Go into any elementary school library in the United States, and you’ll likely spot the bright green and red cover of the The Very Hungry Caterpillar. Much like the titular caterpillar’s never-ending appetite, children’s love for Eric Carle’s 1969 picture book appears to be endless.
Though Carle wrote and illustrated more than 70 children’s books during his life, he is perhaps best remembered for this book (watch him read it in the video below), which encapsulates his signature colorful but simplistic design. It’s a children’s literary classic that sits alongside popular works from Judy Bloom and Dr. Seuss. But it also seems semi-autobiographical in some respects, inspired by the simple childhood walks he went on with his father and the hardships of a post-World War II Germany that would define his youth.
Early Years in a War-Ravaged Germany
Carle was born in Syracuse, New York, in 1929 to two German immigrants. His early days were relatively peaceful: Carle’s father would take him for nature walks, introducing him to the insect world and pointing out spiderwebs and bird nests. These moments would stick with Carle for the rest of his life and define so many of his books. As he told NPR in 2007, “I think it started with my father. He took me for long walks and explained things to me.”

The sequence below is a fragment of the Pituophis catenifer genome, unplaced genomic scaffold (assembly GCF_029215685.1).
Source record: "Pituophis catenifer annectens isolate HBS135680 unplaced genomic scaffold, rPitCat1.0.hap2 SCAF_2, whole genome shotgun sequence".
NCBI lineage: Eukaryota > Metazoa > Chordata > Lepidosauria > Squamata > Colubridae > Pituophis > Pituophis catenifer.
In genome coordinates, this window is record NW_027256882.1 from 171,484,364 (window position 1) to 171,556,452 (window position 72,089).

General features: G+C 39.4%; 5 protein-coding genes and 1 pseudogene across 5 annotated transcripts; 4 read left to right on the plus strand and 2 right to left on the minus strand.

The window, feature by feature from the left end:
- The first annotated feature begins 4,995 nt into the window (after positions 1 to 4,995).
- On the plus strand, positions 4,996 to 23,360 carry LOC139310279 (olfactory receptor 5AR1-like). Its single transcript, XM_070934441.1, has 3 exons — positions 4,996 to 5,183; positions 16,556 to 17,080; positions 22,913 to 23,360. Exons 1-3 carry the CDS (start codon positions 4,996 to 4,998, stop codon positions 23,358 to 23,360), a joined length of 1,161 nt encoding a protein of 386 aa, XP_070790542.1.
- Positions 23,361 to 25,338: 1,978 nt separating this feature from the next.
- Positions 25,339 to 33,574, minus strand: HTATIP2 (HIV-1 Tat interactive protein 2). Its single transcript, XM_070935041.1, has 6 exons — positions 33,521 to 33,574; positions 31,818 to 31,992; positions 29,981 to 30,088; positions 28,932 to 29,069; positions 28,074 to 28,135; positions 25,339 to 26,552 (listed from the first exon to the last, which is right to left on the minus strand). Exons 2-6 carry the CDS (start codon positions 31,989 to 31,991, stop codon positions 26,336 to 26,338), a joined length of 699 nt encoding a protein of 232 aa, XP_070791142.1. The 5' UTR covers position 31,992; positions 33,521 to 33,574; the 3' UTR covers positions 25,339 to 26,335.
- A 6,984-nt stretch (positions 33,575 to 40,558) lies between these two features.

Unfortunately, at the urging of his homesick mother, the family decided to return to Germany when Carle was 6 — “a decision they would deeply regret,” according to the Eric Carle Museum. Shortly after WWII began in 1939, Carle’s father was drafted and became a Russian prisoner-of-war. Back at home, young Carle experienced abuse from both Nazi soldiers and teachers and often went hungry.
“All of us regretted it,” he told NPR. “During the war, there were no colors. Everything was gray and brown and the cities were all camouflaged with grays and greens and brown greens and gray greens or brown greens, and … there was no color.”
However, the years spent in Germany also gave Carle his first preview into art. When he was 12 or 13, an art teacher secretly introduced him to Expressionism, per the Associated Press. In particular, Carle was moved by Franz Marc’s “Blue Horse” painting, whose colors and design later influenced his own work and inspired him to write The Artist Who Painted a Blue Horse.
Following the war, Carle studied art himself at Akademie der Bildenden Künste, an art school in Stuttgart. “Those four years were the most inspiring and exciting years of my artistic schooling,” he said, according to the Eric Carle Museum. He would gain the necessary knowledge to return to America at age 23 to pursue a career in art. With that, he left Germany behind.
From Advertising to Children’s Author
Though he would become known for his prolific catalog of children’s books, Carle didn’t establish himself as an author and illustrator until later in life. His early adulthood was marked by a journey in commercial artwork and advertising.
In 1952, Carle returned to New York with $40 and a dream. Using a fine portfolio he put together, Carle initially landed a job with The New York Times, working as a graphic designer in their promotion department. But “only five months after returning to America, Carle was drafted into the U.S. Army. Much to his chagrin, he was stationed in Germany because of his language skills,” per the Eric Carle Museum. “For two years he worked primarily as a mail clerk.”